##
Fall 2003 Course Announcement

22C:2 First Year Seminar -- Computation as Deduction

Instructor: Arthur C. Fleck

Time/place: 1:30-2:20 pm W / B5 & B13 MLH

Prerequisite: 4 years of high school math

Primary text: Programming in Prolog by W. F. Clocksin & C. S. Mellish

## Course goals

- to introduce the student to campus computing facilities
- to develop skills in working with precise logical statements and rigorous
deduction of their consequences
- to show how logical analysis can itself serve as a computer program to
solve the problem, and to introduce the programming language Prolog

## General description

This seminar explores how computation can be conceived of as logical deduction
performed by a computer. The seminar will peruse the elements of precise
logical reasoning, and reveal how logical assertions can effectively serve
as a computer program. This logic paradigm is adopted in the programming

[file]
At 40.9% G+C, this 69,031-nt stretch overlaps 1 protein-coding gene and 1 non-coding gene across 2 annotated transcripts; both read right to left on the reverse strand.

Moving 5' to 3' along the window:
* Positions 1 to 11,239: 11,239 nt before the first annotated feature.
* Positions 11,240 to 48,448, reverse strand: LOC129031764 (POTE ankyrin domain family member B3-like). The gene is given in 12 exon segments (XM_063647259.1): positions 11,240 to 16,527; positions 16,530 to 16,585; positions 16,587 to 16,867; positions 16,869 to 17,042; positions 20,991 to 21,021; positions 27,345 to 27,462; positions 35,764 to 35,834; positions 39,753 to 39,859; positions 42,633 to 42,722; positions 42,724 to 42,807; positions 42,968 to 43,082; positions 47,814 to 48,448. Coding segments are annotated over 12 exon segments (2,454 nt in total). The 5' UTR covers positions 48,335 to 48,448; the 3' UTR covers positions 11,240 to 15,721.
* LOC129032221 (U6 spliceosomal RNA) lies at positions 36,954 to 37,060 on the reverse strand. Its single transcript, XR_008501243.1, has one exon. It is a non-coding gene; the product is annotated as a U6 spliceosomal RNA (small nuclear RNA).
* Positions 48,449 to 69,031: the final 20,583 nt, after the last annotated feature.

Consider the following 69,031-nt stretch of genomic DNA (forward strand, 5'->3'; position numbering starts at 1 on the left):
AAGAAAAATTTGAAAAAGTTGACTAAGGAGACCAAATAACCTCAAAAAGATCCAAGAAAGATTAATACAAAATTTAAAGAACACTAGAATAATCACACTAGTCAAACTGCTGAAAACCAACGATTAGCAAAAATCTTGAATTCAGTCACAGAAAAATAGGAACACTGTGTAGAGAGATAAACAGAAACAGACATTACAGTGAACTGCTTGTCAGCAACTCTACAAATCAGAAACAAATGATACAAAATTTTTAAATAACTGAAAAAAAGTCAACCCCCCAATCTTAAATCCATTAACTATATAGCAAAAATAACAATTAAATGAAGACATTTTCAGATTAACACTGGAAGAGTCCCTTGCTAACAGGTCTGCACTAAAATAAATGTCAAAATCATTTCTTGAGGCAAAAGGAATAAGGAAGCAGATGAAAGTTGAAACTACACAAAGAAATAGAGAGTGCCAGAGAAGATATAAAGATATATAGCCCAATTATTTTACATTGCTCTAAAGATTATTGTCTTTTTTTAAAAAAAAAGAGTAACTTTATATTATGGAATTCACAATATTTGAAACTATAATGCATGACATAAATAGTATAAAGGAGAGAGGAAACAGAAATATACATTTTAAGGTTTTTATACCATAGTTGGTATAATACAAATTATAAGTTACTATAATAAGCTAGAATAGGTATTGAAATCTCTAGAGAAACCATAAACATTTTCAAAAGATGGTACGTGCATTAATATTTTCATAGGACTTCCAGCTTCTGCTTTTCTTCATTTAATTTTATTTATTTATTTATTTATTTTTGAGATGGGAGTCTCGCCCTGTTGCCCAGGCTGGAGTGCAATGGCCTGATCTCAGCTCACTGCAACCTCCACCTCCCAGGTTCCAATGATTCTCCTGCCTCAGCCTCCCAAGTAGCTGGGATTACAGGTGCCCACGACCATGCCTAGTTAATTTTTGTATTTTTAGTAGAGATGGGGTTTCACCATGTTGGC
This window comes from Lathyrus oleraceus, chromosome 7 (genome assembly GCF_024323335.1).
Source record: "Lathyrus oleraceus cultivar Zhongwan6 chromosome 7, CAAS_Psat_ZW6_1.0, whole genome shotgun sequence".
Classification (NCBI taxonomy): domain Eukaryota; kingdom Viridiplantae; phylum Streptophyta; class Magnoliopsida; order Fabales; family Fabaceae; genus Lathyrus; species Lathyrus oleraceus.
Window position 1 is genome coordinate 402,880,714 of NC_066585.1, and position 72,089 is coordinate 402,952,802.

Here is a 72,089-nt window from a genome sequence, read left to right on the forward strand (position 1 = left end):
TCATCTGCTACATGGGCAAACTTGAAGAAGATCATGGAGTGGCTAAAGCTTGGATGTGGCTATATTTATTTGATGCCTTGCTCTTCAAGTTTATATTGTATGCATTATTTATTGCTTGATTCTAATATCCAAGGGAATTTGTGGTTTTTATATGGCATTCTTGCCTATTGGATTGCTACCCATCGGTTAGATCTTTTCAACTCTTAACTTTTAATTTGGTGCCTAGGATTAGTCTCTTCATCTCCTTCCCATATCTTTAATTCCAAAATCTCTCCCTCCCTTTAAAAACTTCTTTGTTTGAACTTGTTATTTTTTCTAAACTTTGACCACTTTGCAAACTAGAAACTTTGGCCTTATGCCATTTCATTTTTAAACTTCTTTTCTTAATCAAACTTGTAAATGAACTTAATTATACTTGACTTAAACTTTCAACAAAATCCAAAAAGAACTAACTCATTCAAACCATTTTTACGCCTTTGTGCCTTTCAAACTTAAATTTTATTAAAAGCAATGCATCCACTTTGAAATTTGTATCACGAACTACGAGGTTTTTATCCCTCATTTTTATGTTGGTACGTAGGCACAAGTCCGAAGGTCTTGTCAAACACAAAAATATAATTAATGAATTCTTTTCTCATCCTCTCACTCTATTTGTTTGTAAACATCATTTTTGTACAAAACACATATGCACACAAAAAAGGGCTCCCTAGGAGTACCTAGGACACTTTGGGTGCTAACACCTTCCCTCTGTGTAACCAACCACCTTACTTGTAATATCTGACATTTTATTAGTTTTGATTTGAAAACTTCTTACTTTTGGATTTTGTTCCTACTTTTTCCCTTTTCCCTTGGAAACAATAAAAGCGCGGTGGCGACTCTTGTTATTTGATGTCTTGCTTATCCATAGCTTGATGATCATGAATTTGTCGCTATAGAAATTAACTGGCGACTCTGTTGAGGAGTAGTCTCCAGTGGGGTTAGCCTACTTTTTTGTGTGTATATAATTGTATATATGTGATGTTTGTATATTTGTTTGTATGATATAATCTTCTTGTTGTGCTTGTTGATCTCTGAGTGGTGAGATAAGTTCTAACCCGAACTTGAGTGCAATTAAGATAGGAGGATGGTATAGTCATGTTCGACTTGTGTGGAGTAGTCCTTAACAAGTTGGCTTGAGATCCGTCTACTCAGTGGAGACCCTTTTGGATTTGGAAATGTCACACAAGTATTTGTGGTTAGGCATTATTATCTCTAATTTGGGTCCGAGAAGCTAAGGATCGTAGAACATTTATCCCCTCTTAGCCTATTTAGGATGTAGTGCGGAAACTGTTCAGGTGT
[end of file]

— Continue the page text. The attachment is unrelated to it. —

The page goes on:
language Prolog whose statements are just logical assertions, and Prolog is
the language used in the seminar. Campus computing facilities to enter and
execute Prolog programs will first be presented. Students will subsequently
read, analyze, and write small Prolog programs in conjunction with the
conceptual logical development.
Students will be introduced to a high-level abstraction that provides a
strong emphasis on modeling conceptual aspects of computing. The intention is
not to establish proficiency in Prolog programming. Rather, the goal is to
provide a cornerstone for further development by establishing a vital link
between analytical thinking and computer generated solutions to problems.
Also, students will become familiar with the use of campus computing
facilities and that will be valuable in much of their future university
experience.

## Course administration

No prior computer programming experience is required for this course.
However, the student should have four years of high school mathematics
since logical inference is an essential focus of the course.
First the basic computer mechanics must be mastered. Then for several
(approximately six) weeks students will analyze one small Prolog project each
week, and finally students will have two writing assignments each allotted
two weeks time. Students will be given critical commentary on their
submissions which will be evaluated with a letter grade. The seminar grade
will be a composite of these individual project grades.

## Related Web resources